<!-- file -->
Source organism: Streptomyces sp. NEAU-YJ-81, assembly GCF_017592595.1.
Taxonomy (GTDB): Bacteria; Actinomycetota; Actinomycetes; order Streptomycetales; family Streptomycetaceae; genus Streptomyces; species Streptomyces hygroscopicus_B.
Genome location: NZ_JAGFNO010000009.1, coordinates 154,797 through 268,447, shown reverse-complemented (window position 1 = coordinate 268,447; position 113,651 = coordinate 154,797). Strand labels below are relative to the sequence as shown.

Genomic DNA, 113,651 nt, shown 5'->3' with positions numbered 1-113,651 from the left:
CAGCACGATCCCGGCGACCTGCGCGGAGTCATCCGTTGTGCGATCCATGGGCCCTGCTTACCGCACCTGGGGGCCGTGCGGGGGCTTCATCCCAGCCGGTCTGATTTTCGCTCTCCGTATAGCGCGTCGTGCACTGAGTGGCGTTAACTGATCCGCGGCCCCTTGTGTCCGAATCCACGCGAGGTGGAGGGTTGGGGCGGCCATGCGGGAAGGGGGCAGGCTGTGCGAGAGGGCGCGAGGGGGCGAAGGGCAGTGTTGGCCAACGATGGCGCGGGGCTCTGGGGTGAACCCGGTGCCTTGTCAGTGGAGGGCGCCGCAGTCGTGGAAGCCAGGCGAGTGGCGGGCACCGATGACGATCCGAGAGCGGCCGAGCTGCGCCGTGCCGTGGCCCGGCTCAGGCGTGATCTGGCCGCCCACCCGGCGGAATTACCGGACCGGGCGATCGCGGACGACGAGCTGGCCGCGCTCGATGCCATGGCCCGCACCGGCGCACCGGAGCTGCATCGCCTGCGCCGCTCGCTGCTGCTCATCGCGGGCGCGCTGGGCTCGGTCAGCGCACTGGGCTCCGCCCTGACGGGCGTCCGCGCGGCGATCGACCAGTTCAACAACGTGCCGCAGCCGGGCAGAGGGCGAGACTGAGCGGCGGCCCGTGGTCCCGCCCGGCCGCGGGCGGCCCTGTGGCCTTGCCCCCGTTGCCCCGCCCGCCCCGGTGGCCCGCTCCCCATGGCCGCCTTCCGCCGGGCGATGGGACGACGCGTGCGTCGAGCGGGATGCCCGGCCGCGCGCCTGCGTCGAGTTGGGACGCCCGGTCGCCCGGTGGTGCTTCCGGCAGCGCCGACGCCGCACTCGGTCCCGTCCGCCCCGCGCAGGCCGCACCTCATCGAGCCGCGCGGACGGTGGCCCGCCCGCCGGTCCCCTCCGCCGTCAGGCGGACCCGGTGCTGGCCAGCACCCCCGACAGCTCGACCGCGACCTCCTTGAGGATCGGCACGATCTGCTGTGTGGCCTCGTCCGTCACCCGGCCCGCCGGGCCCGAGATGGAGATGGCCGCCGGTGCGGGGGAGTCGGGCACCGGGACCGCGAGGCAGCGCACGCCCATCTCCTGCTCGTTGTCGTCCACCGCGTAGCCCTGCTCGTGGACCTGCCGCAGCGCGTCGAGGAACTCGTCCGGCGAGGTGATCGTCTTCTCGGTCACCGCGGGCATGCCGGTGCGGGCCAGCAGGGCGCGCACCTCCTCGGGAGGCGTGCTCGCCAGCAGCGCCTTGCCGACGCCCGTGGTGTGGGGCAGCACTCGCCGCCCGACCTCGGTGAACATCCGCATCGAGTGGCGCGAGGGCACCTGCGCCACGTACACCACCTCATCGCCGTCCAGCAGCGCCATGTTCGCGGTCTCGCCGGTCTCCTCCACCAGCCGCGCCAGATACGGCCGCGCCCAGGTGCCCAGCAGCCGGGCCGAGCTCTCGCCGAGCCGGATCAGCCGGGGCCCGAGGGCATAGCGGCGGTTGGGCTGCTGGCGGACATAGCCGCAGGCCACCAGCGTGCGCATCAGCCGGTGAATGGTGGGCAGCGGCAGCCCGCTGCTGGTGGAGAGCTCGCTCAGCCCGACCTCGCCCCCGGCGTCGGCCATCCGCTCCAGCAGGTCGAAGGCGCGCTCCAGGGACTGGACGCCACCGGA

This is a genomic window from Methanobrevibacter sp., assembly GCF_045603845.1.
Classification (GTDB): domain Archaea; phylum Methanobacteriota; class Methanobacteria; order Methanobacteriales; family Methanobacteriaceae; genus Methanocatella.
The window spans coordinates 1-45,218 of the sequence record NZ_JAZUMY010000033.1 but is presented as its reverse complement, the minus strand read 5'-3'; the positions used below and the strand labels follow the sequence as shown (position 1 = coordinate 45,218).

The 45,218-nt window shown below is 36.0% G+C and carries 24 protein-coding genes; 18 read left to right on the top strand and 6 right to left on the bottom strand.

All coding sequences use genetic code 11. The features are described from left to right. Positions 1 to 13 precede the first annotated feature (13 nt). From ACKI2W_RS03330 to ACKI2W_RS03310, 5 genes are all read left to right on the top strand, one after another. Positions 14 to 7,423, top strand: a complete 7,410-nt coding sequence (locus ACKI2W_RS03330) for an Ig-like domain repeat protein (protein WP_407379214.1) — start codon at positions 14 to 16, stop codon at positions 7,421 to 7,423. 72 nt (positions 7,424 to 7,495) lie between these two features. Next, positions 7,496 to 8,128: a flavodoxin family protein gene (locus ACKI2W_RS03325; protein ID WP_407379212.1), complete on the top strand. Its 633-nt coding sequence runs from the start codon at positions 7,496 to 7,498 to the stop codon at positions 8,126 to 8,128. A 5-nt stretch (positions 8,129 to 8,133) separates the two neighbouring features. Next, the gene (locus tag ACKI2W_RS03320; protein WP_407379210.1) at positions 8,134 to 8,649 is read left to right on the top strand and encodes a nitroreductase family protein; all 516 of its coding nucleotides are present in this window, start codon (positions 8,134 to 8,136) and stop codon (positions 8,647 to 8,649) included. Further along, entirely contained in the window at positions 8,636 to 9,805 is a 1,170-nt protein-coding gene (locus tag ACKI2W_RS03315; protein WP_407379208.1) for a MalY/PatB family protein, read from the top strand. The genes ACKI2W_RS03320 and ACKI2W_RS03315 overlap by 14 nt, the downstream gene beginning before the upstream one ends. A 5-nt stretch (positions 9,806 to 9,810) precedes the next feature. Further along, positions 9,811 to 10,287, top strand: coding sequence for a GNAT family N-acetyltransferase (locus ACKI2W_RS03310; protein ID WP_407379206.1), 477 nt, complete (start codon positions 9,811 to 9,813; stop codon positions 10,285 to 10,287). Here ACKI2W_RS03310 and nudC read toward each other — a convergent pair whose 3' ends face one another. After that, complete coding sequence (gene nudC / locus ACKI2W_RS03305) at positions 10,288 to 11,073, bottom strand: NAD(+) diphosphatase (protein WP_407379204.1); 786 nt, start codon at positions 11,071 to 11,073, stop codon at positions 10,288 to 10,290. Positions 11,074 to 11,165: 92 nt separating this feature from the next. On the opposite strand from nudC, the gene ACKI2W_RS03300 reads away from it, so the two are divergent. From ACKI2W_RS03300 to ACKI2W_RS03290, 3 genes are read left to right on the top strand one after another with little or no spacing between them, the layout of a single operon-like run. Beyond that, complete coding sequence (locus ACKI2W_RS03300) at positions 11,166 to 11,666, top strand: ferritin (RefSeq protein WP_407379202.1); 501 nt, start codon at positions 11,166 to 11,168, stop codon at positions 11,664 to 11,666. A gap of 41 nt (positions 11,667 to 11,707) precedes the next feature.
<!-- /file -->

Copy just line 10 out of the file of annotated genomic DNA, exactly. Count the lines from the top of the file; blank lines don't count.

All coding sequences use genetic code 11. The features are described from left to right. Positions 1 to 13 precede the first annotated feature (13 nt). From ACKI2W_RS03330 to ACKI2W_RS03310, 5 genes are all read left to right on the top strand, one after another. Positions 14 to 7,423, top strand: a complete 7,410-nt coding sequence (locus ACKI2W_RS03330) for an Ig-like domain repeat protein (protein WP_407379214.1) — start codon at positions 14 to 16, stop codon at positions 7,421 to 7,423. 72 nt (positions 7,424 to 7,495) lie between these two features. Next, positions 7,496 to 8,128: a flavodoxin family protein gene (locus ACKI2W_RS03325; protein ID WP_407379212.1), complete on the top strand. Its 633-nt coding sequence runs from the start codon at positions 7,496 to 7,498 to the stop codon at positions 8,126 to 8,128. A 5-nt stretch (positions 8,129 to 8,133) separates the two neighbouring features. Next, the gene (locus tag ACKI2W_RS03320; protein WP_407379210.1) at positions 8,134 to 8,649 is read left to right on the top strand and encodes a nitroreductase family protein; all 516 of its coding nucleotides are present in this window, start codon (positions 8,134 to 8,136) and stop codon (positions 8,647 to 8,649) included. Further along, entirely contained in the window at positions 8,636 to 9,805 is a 1,170-nt protein-coding gene (locus tag ACKI2W_RS03315; protein WP_407379208.1) for a MalY/PatB family protein, read from the top strand. The genes ACKI2W_RS03320 and ACKI2W_RS03315 overlap by 14 nt, the downstream gene beginning before the upstream one ends. A 5-nt stretch (positions 9,806 to 9,810) precedes the next feature. Further along, positions 9,811 to 10,287, top strand: coding sequence for a GNAT family N-acetyltransferase (locus ACKI2W_RS03310; protein ID WP_407379206.1), 477 nt, complete (start codon positions 9,811 to 9,813; stop codon positions 10,285 to 10,287). Here ACKI2W_RS03310 and nudC read toward each other — a convergent pair whose 3' ends face one another. After that, complete coding sequence (gene nudC / locus ACKI2W_RS03305) at positions 10,288 to 11,073, bottom strand: NAD(+) diphosphatase (protein WP_407379204.1); 786 nt, start codon at positions 11,071 to 11,073, stop codon at positions 10,288 to 10,290. Positions 11,074 to 11,165: 92 nt separating this feature from the next. On the opposite strand from nudC, the gene ACKI2W_RS03300 reads away from it, so the two are divergent. From ACKI2W_RS03300 to ACKI2W_RS03290, 3 genes are read left to right on the top strand one after another with little or no spacing between them, the layout of a single operon-like run. Beyond that, complete coding sequence (locus ACKI2W_RS03300) at positions 11,166 to 11,666, top strand: ferritin (RefSeq protein WP_407379202.1); 501 nt, start codon at positions 11,166 to 11,168, stop codon at positions 11,664 to 11,666. A gap of 41 nt (positions 11,667 to 11,707) precedes the next feature.